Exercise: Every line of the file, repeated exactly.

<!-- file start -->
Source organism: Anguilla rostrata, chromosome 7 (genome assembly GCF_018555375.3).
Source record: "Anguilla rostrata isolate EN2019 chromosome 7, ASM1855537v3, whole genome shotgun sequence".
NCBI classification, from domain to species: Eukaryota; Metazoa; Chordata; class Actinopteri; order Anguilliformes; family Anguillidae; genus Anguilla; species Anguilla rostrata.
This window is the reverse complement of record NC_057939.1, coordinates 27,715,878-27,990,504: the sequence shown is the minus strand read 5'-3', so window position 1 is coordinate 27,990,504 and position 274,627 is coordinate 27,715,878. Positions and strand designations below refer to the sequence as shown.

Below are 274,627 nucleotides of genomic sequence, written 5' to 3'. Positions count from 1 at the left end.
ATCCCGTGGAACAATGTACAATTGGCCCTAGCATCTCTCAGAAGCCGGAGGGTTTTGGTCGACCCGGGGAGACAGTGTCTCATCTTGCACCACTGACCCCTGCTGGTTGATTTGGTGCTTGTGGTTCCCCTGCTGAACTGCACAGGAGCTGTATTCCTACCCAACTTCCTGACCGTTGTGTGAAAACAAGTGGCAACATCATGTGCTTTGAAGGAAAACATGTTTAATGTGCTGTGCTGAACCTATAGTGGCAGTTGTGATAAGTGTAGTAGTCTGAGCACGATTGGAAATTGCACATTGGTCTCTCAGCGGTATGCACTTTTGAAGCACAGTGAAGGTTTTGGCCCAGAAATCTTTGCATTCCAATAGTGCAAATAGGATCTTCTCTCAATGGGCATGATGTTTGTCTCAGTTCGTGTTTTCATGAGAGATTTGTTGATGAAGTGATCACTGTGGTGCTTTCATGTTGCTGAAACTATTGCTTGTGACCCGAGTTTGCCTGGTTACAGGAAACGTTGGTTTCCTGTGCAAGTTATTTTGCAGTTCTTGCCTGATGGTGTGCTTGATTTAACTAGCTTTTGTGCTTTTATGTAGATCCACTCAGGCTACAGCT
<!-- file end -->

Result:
Source organism: Anguilla rostrata, chromosome 7 (genome assembly GCF_018555375.3).
Source record: "Anguilla rostrata isolate EN2019 chromosome 7, ASM1855537v3, whole genome shotgun sequence".
NCBI classification, from domain to species: Eukaryota; Metazoa; Chordata; class Actinopteri; order Anguilliformes; family Anguillidae; genus Anguilla; species Anguilla rostrata.
This window is the reverse complement of record NC_057939.1, coordinates 27,715,878-27,990,504: the sequence shown is the minus strand read 5'-3', so window position 1 is coordinate 27,990,504 and position 274,627 is coordinate 27,715,878. Positions and strand designations below refer to the sequence as shown.

Below are 274,627 nucleotides of genomic sequence, written 5' to 3'. Positions count from 1 at the left end.
ATCCCGTGGAACAATGTACAATTGGCCCTAGCATCTCTCAGAAGCCGGAGGGTTTTGGTCGACCCGGGGAGACAGTGTCTCATCTTGCACCACTGACCCCTGCTGGTTGATTTGGTGCTTGTGGTTCCCCTGCTGAACTGCACAGGAGCTGTATTCCTACCCAACTTCCTGACCGTTGTGTGAAAACAAGTGGCAACATCATGTGCTTTGAAGGAAAACATGTTTAATGTGCTGTGCTGAACCTATAGTGGCAGTTGTGATAAGTGTAGTAGTCTGAGCACGATTGGAAATTGCACATTGGTCTCTCAGCGGTATGCACTTTTGAAGCACAGTGAAGGTTTTGGCCCAGAAATCTTTGCATTCCAATAGTGCAAATAGGATCTTCTCTCAATGGGCATGATGTTTGTCTCAGTTCGTGTTTTCATGAGAGATTTGTTGATGAAGTGATCACTGTGGTGCTTTCATGTTGCTGAAACTATTGCTTGTGACCCGAGTTTGCCTGGTTACAGGAAACGTTGGTTTCCTGTGCAAGTTATTTTGCAGTTCTTGCCTGATGGTGTGCTTGATTTAACTAGCTTTTGTGCTTTTATGTAGATCCACTCAGGCTACAGCT